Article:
If you actually look at the games that Face was credited with winning, it’s kind of astonishing.   Just in the games that he won, Face pitched 3 full innings on May 3, 3.0 innings on May 13, 3.0 innings on May 31, 3.0 innings on June 8, 5.0 innings on June 28, 3.0 innings on June 28, 3.0 innings on August 9, and 4.0 innings on September 19.   Eight of his 18 wins, he pitched three to five innings. 

The statement that he vultured a lot of wins down the stretch, while it was not offered for the truth of the matter, is clearly not true, but there are still two more problems.  First, did anyone actually suggest, at the time, that Face had “vultured” wins?   I remember very clearly when that phrase, “vulturing wins”, crept into the baseball vocabulary.   It was 1966.  I don’t remember the term, “vulturing”, being used in this way before 1966, and I don’t believe that it was.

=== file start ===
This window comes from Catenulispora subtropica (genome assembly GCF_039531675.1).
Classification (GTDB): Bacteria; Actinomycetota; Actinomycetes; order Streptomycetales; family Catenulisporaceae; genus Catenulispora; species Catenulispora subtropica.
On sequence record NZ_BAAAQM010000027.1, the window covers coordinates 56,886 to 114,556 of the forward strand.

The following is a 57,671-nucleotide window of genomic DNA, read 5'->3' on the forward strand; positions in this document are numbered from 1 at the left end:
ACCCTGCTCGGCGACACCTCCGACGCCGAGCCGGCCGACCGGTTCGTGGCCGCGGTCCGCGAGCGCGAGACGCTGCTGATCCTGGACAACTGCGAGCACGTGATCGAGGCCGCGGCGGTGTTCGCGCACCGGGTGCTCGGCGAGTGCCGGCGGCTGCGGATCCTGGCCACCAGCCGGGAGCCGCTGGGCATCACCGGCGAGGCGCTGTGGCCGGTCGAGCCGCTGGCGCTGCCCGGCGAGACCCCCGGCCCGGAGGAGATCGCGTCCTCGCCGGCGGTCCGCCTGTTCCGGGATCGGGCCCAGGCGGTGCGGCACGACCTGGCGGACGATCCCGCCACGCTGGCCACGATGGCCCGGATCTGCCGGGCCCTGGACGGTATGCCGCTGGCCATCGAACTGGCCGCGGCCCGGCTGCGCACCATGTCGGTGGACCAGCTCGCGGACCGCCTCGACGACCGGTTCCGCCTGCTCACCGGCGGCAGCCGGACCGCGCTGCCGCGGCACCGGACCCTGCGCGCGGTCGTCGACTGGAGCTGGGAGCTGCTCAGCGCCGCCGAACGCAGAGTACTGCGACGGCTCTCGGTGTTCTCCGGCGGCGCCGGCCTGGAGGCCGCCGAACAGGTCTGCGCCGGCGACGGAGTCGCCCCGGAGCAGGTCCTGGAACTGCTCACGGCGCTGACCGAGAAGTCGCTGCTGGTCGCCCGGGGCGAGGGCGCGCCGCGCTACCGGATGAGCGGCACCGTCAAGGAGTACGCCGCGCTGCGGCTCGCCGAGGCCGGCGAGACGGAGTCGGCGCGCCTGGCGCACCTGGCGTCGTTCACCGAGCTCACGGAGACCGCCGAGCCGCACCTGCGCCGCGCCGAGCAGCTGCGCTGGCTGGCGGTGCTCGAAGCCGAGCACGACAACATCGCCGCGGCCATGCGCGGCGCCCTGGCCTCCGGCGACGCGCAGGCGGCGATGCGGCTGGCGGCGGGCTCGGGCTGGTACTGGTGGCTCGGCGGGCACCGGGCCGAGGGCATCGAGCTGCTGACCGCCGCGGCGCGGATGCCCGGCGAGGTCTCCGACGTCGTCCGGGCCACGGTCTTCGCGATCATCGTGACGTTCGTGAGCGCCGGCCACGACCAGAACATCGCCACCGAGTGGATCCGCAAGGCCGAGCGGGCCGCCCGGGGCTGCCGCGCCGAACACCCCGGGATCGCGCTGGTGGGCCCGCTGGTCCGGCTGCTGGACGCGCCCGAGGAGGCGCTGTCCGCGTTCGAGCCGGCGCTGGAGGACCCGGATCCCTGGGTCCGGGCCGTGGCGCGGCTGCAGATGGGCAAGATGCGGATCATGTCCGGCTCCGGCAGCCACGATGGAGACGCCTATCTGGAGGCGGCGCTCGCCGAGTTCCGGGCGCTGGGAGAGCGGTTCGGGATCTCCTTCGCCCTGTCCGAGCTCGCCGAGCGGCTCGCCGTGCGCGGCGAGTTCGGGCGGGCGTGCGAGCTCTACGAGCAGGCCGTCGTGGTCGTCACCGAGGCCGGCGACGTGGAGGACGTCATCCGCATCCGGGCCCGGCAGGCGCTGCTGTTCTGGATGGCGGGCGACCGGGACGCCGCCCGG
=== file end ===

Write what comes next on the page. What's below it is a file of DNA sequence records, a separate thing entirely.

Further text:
One can use the concept without using the word, but. . .did Holtzman—or did anyone—actually think in those terms in 1959?   Mike may have some contemporary quotes that he wants to show me, but I’d be surprised to learn that they did.   The first time I ever heard this kind of comment about Roy Face’s 1959 season was in the 1980s.   The criticism assumes that it is the reliever’s job to “save” wins—which didn’t become true until the late 1970s.   I frankly do not believe that this criticism of Face was ever offered at the time, because I simply don’t see how it could have been.   I don’t doubt that Holtzman may have remembered it that way after the fact, but I think it’s a serious anachronism.    It is reading the present onto the past.

Holtzman was trying to focus on and reward the job that Bob Elston was doing for the Cubs, “saving” a few games, but he was contrasting Elston not with Face, but with starting pitchers.  The starting pitcher gets a Win, the reliever gets nothing, let’s make up something for the reliever.   But even Elston had only 13 Saves in 1959.   “Saving” the game simply wasn’t anyone’s primary job in 1959. 


Holtzman didn't develop the idea that there was such a thing as a"fireman" whose job it was to put out fires, though. By the 1959-1960 time frame, many teams in fact had ONE reliever whose primary job was to do just that - who would pitch virtually all of the late-inning high-leverage situations.